HOME |  JOIN |  CULT MOVIES | COMPETITIONS | ADVERTISE |  CONTACT US |  ABOUT US
 
 
Newest Reviews
Z for Zachariah
Marty
Walk with Me
JFK
Kirlian Witness, The
Kid for Two Farthings, A
The Freshman
Hear My Song
Wild Wild West
Cure
Doraemon: Nobita and the Green Giant Legend
Locke the Superman
Psycho
Magic Flute, The
Top Secret
Ghost Punting
Hitman's Bodyguard, The
Touch, The
Akko's Secret
Backfire
Loving Vincent
Adventures of the Wilderness Family, The
Plot of Fear
Desperate Chase, The
Baskin
Time and Tide
X - Night of Vengeance
Bunny Drop
Acts of Vengeance
Asura: The City of Madness
   
 
Newest Articles
The Cinematic Darkside of Donald Crowhurst
Dutch Courage: The Flodder Series
Coming of Age: Boys on Film 18 - Heroes on DVD
Country and Irish - The secret history of Irish pop culture
Wash All This Scum Off the Streets: Vigilante Movies
Force the Issue: Star Wars' Tricky Middle Prequels and Sequels
Rediscovered: The Avengers - Tunnel of Fear on DVD
Sword Play: An Actor's Revenge vs Your Average Zatoichi Movie
Super Sleuths: The Rivals of Sherlock Holmes on DVD
Stop That, It's Silly: The Ends of Monty Python
They're All Messed Up: Night of the Living Dead vs Land of the Dead
The House, Black Magic and an Oily Maniac: 3 from 70s Weird Asia
80s Meet Cute: Something Wild vs Into the Night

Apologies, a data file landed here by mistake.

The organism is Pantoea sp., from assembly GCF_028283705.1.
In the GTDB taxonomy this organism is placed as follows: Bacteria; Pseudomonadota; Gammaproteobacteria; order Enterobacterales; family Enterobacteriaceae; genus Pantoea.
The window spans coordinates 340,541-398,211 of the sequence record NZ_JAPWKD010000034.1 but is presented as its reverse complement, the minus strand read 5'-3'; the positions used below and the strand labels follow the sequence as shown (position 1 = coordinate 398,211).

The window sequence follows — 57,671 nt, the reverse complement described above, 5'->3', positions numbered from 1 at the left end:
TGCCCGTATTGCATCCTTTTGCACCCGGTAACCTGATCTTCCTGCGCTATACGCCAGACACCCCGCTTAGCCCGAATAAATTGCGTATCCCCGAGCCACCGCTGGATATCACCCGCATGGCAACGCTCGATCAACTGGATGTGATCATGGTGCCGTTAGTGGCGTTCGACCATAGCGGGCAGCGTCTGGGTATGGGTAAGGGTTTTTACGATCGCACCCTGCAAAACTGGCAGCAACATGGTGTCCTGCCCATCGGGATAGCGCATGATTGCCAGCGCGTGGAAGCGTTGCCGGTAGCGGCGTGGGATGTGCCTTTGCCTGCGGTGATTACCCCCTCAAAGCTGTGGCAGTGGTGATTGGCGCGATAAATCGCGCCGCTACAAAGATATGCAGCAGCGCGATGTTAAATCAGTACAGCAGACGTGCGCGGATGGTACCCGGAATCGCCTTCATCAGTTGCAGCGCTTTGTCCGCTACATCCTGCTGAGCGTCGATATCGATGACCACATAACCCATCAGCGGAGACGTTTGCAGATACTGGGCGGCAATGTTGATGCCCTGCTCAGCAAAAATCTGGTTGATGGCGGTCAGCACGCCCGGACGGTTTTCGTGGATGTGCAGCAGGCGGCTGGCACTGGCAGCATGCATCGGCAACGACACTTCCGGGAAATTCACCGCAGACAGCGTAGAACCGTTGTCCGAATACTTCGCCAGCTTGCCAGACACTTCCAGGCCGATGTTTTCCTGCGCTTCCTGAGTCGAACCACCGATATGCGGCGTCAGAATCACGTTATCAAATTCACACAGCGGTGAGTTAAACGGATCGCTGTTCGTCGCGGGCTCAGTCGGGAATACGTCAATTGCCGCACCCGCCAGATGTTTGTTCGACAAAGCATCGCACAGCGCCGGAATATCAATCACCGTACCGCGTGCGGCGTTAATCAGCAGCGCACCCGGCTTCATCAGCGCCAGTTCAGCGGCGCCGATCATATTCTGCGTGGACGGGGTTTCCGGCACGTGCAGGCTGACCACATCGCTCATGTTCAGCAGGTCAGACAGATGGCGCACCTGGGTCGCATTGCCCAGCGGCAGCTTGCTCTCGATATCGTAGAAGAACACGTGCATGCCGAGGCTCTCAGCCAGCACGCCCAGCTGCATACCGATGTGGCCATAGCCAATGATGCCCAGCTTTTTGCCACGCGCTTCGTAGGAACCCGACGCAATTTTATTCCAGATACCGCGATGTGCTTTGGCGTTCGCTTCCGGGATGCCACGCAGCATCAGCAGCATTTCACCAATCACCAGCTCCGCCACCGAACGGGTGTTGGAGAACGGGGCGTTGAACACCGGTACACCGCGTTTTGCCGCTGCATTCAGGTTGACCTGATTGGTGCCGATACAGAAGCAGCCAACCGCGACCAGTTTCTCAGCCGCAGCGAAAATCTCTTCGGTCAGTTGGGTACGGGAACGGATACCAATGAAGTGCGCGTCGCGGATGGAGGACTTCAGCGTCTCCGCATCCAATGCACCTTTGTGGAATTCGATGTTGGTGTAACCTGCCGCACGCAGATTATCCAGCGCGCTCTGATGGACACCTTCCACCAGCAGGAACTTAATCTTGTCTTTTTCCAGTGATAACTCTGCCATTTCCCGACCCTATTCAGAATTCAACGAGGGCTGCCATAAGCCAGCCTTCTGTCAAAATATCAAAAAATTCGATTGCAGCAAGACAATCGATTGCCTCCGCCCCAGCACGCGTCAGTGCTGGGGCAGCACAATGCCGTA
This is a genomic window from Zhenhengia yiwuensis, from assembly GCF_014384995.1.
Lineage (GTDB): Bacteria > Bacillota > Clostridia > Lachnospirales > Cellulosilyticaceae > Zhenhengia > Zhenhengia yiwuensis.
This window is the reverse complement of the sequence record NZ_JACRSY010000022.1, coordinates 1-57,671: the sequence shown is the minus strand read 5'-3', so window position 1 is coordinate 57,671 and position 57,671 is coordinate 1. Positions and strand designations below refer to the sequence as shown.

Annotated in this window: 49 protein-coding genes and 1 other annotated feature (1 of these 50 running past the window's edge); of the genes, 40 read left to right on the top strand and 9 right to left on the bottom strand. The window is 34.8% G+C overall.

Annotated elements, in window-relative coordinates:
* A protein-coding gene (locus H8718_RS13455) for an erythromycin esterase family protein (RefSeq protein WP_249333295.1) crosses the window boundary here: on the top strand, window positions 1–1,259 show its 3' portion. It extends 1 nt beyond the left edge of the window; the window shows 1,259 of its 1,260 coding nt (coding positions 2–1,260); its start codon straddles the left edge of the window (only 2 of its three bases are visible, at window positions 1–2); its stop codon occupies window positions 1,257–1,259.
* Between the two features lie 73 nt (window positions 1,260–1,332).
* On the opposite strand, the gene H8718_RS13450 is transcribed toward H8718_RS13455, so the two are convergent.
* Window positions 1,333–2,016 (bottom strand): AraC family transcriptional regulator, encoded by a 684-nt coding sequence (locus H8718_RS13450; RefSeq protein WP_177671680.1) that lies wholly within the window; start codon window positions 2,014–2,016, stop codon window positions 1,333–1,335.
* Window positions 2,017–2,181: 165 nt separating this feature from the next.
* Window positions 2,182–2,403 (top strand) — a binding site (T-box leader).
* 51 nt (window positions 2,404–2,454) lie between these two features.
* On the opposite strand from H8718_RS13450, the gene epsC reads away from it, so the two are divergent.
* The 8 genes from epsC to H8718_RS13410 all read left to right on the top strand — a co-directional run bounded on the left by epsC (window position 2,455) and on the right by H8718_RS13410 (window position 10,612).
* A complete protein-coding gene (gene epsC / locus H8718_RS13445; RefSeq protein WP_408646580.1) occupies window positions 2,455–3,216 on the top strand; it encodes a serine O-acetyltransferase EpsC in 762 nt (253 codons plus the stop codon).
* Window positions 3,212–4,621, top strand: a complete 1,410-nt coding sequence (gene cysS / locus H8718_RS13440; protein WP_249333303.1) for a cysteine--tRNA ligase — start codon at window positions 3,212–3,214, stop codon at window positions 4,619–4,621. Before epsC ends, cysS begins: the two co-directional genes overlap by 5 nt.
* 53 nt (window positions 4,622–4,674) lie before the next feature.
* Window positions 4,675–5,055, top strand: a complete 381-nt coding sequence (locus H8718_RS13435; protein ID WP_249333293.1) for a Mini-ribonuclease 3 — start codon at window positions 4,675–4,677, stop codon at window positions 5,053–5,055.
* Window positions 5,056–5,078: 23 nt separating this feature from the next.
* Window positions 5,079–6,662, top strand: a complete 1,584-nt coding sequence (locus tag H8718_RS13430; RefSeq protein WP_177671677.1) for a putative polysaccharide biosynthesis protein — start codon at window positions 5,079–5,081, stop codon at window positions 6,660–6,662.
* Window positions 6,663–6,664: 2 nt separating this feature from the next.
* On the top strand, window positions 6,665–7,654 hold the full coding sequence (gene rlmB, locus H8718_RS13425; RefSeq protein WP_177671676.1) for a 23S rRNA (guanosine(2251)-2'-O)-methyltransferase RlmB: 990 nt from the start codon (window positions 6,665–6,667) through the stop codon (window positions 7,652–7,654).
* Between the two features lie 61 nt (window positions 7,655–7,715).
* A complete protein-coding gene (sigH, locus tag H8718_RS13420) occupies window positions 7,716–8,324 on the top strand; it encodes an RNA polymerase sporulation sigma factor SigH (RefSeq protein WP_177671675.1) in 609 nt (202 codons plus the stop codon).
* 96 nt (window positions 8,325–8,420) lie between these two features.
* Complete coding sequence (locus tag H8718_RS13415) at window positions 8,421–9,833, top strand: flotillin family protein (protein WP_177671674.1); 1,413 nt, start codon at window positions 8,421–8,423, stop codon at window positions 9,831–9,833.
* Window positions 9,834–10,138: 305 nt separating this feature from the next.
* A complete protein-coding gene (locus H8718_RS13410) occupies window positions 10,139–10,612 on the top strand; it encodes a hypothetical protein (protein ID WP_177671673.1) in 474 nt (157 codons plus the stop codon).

Interview with The Unseen Director Gary Sinyor
Wrong Forgotten: Is Troll 2 Still a Thing?
   
 
  Bambola di Satana, La One creepy kinky castleBuy this film here.
Year: 1969
Director: Ferruccio Casapinta
Stars: Erna Schurer, Roland Carey, Aurora Bautista, Ettore Ribotta, Lucia Bomez, Manlio Salvatori, Franco Daddi, Beverly Fuller, Eugenio Galadini, Giorgio Gennari, Domenico Ravenna, Teresa Ronchi, Giovanni Ivan Scratuglia
Genre: Horror, Sex, Thriller, Trash
Rating:  5 (from 1 vote)
Review: After a French aristocrat dies mysteriously his creepy old castle is inherited by his niece Elizabeth (Erna Schurer). Her arrival alongside fiancé Jack (Roland Carey) and bickering couple Gérard and Blanche draws a frosty reception from Carol (Lucia Bomez) the deceptively prim housekeeper who secretly consorts with an anonymous lover. As Elizabeth explores the castle she is dismayed to find that her uncle's secretary and lover Jeanette is now disfigured, confined to a wheelchair and unable to speak. At night she hears someone wailing her name outside in the dark. And why is sexy artist Claudine (Aurora Bautista) snooping around the castle grounds? When Elizabeth considers selling the castle to Paul Reynaud (Ettore Ribotta), affable owner of the neighbouring estate, the family urges her to reconsider. That night the black-gloved stranger murders the old man in his bed. Then things get really weird for Elizabeth, not to mention kind of kinky.